One of the coolest parts of the original landscaping in my yard are the old camellias. There are camellia bushes tucked into every corner of the back yard, a dozen of them at least, from relatively young bushes to small trees. Camellias grow slowly so I’m quite sure that the smaller camellias are probably ten years old and the larger ones may be several decades old. The camellias are all covered in buds and a few have actually decided to bloom for us.

I’ve never really paid attention to camellias before. My usual taste in flowers is less refined and much less… pink.  I like exuberant flowers with bright colors, interesting shapes, or good flavor.

Camellias are extremely delicate. They only last a few days, the petals bruise and brown at the slightest touch, and the cut flowers wilt and darken in a day. But alive, they do have a refined and tender beauty all their own.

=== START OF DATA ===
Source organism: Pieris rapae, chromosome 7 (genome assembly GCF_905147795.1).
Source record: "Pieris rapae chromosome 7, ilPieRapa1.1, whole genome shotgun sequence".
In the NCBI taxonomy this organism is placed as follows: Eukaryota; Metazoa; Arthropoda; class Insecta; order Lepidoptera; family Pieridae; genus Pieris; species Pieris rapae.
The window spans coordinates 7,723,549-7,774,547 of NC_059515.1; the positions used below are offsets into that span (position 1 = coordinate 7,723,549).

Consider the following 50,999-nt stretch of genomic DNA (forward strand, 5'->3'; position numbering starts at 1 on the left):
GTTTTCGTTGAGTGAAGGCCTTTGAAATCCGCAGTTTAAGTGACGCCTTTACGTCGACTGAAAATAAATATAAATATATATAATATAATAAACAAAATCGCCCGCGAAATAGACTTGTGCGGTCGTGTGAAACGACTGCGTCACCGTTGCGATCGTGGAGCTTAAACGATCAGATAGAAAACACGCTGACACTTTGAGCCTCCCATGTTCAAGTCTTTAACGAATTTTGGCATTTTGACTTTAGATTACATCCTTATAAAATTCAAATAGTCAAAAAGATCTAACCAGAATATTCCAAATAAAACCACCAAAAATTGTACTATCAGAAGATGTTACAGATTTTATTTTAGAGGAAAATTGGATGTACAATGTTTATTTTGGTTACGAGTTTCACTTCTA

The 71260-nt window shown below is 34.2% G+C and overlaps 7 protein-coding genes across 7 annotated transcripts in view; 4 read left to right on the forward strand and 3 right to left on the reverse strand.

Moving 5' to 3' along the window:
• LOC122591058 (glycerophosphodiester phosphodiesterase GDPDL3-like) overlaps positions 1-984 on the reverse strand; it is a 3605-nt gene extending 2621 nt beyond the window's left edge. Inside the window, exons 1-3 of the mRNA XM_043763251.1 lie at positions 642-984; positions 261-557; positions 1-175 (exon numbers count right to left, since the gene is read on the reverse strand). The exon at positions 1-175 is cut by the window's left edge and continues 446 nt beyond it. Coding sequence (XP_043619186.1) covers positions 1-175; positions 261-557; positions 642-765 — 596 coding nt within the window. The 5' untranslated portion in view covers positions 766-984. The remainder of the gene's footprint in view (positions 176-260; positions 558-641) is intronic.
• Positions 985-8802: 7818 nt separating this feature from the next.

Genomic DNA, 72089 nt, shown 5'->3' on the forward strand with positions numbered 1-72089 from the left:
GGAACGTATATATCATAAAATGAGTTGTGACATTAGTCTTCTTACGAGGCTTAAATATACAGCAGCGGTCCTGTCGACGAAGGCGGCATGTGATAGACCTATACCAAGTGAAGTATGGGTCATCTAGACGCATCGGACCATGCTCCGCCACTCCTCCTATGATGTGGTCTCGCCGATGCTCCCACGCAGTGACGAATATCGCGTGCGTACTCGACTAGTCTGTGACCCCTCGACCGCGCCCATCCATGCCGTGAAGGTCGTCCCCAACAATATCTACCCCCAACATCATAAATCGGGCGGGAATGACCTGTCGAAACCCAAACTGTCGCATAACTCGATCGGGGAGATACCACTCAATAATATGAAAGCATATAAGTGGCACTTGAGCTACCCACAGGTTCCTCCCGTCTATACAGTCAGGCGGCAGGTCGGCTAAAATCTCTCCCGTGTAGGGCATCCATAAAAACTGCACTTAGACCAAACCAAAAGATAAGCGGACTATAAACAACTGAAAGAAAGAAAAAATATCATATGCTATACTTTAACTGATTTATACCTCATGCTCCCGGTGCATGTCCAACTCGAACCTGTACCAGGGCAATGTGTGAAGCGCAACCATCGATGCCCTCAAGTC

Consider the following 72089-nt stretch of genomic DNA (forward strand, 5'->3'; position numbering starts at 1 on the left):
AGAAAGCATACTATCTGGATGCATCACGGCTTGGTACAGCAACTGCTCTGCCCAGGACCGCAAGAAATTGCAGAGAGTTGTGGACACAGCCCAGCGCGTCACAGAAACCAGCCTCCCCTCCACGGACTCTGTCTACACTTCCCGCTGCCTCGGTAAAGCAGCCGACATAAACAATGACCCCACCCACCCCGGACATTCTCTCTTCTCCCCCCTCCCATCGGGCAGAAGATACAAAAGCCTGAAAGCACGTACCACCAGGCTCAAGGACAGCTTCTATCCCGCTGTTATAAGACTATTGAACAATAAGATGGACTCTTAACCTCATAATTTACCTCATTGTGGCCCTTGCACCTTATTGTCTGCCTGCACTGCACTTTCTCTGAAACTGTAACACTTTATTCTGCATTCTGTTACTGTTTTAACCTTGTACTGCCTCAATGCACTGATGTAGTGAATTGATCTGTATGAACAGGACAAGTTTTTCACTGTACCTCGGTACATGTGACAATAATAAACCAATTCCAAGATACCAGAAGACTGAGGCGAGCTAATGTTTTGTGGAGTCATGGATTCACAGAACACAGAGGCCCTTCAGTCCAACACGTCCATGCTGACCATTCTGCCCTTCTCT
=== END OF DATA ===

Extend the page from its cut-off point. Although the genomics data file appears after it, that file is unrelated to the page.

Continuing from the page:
Like most of the original landscaping, these camellias have been sorely neglected. They were probably lovingly fertilized and sprayed with pesticides by Mrs. Boothby, so now they are beset with tea scale and aphids. Between the bugs, the current drought and my lack of fertilizing, many of the buds will never open this year. One of the smaller tree-sized camellias, I think one of the older camellias on the property, has already died. The larger camellias have grown too close together and need pruning and lots of compost and mulching.

I wish Mrs. Boothby had left a legend or map of the yard with the names of all of these trees, especially the camellias. I would love to know when they were planted, where she got them, what varieties they are. Maybe I should invite some of the ladies in the Gainesville Camellia Society to come and identify the varieties.

Hmmm. I could buy a big hat. And serve tea sandwiches. And they could tell me exactly how to care for these ancient beautiful camellias. The idea has… merit. There’s a Camellia Society Show at Kanapaha Botanical Gardens in just a few weeks! What do you think?

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